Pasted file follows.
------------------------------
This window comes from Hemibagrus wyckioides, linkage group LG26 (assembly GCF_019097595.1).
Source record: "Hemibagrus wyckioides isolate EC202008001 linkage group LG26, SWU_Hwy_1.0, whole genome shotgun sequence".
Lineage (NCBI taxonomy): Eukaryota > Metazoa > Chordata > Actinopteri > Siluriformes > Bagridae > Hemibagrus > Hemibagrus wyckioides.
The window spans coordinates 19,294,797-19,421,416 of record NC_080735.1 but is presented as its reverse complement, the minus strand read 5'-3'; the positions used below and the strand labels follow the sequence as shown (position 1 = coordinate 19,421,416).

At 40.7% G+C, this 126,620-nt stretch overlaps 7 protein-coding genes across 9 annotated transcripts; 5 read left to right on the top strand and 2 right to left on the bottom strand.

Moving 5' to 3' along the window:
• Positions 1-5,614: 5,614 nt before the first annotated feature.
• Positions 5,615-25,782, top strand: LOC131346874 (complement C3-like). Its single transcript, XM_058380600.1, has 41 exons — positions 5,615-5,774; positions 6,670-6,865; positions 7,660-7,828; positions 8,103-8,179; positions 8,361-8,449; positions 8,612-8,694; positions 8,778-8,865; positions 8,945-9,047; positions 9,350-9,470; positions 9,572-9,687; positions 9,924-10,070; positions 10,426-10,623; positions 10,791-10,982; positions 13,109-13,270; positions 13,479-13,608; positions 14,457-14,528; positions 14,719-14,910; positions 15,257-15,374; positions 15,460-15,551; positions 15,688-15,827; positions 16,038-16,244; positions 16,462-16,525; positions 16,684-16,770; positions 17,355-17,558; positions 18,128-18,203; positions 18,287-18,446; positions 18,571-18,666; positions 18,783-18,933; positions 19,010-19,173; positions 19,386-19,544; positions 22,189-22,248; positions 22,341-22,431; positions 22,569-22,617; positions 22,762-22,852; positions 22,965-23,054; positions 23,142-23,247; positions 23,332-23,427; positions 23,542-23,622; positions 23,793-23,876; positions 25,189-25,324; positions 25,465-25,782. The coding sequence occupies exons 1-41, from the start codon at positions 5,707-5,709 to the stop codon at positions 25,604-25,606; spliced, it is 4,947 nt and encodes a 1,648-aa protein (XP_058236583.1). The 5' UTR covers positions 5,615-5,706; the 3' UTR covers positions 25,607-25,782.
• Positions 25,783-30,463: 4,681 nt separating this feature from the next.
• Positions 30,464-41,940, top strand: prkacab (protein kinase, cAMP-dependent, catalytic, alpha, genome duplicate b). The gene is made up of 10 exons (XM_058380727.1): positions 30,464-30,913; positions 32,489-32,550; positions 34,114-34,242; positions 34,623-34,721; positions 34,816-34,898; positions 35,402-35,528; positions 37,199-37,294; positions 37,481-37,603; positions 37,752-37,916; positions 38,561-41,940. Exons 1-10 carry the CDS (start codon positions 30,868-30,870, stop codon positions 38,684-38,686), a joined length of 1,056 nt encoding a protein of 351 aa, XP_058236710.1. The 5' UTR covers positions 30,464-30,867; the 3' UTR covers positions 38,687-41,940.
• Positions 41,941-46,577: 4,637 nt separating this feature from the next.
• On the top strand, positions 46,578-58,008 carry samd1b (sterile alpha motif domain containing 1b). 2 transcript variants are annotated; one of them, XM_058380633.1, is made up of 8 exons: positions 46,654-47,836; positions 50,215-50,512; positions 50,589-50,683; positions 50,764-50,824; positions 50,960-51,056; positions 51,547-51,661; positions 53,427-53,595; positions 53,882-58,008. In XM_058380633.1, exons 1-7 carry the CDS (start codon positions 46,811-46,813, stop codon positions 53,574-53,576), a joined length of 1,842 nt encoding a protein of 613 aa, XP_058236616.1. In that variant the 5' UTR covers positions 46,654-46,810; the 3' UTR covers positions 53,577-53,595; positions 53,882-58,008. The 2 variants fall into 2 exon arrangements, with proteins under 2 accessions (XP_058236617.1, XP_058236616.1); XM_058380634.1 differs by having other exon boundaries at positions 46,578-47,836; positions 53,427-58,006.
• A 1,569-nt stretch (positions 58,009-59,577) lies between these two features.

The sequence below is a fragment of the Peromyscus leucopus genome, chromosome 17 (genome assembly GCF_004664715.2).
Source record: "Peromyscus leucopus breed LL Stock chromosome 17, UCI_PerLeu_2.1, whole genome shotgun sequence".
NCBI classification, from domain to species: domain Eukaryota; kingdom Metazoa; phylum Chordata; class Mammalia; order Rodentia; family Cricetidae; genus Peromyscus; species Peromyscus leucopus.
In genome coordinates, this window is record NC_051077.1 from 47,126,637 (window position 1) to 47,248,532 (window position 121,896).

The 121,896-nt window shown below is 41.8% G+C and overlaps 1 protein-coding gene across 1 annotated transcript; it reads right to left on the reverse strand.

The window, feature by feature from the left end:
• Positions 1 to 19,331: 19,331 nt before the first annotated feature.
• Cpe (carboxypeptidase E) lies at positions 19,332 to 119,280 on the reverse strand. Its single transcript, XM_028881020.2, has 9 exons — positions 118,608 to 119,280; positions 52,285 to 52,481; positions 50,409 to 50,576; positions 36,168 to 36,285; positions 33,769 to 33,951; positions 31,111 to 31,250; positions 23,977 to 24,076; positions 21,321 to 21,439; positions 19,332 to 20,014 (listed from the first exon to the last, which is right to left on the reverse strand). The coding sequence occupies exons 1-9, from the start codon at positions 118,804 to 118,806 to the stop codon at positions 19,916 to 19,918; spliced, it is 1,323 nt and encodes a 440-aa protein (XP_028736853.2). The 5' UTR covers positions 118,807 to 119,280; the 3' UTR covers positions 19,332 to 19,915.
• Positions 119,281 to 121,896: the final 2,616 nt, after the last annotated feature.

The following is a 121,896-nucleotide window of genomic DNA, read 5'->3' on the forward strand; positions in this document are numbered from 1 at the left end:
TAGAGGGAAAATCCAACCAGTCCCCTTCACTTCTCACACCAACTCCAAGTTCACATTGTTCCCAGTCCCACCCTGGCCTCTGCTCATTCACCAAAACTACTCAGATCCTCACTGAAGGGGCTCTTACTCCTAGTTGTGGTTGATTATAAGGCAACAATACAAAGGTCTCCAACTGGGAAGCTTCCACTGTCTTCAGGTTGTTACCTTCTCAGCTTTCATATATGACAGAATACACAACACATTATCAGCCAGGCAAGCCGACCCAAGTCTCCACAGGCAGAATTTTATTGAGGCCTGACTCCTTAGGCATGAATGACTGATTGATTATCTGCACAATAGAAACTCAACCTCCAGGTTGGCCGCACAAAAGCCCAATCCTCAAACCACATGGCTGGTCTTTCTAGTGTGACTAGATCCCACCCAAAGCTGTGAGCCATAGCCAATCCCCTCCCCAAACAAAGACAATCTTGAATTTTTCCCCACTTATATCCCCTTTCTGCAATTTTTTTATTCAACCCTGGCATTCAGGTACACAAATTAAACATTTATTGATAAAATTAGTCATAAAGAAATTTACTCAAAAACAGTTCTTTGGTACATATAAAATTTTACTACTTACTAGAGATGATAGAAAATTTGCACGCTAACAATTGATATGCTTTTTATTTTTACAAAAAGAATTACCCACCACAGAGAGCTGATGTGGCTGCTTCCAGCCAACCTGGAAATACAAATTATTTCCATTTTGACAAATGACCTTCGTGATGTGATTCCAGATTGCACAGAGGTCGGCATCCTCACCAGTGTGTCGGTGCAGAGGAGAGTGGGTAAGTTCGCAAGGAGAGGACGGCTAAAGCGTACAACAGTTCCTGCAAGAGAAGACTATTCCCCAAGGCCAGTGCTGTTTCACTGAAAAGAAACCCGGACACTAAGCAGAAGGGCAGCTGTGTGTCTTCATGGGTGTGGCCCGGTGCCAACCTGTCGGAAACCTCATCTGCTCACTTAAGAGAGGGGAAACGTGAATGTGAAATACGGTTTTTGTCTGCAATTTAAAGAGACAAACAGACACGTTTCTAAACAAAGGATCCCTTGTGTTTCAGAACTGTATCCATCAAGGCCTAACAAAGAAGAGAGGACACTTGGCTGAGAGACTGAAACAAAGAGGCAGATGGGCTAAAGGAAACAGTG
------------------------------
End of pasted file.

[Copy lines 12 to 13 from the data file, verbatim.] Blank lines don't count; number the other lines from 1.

• On the top strand, positions 46,578-58,008 carry samd1b (sterile alpha motif domain containing 1b). 2 transcript variants are annotated; one of them, XM_058380633.1, is made up of 8 exons: positions 46,654-47,836; positions 50,215-50,512; positions 50,589-50,683; positions 50,764-50,824; positions 50,960-51,056; positions 51,547-51,661; positions 53,427-53,595; positions 53,882-58,008. In XM_058380633.1, exons 1-7 carry the CDS (start codon positions 46,811-46,813, stop codon positions 53,574-53,576), a joined length of 1,842 nt encoding a protein of 613 aa, XP_058236616.1. In that variant the 5' UTR covers positions 46,654-46,810; the 3' UTR covers positions 53,577-53,595; positions 53,882-58,008. The 2 variants fall into 2 exon arrangements, with proteins under 2 accessions (XP_058236617.1, XP_058236616.1); XM_058380634.1 differs by having other exon boundaries at positions 46,578-47,836; positions 53,427-58,006.
• A 1,569-nt stretch (positions 58,009-59,577) lies between these two features.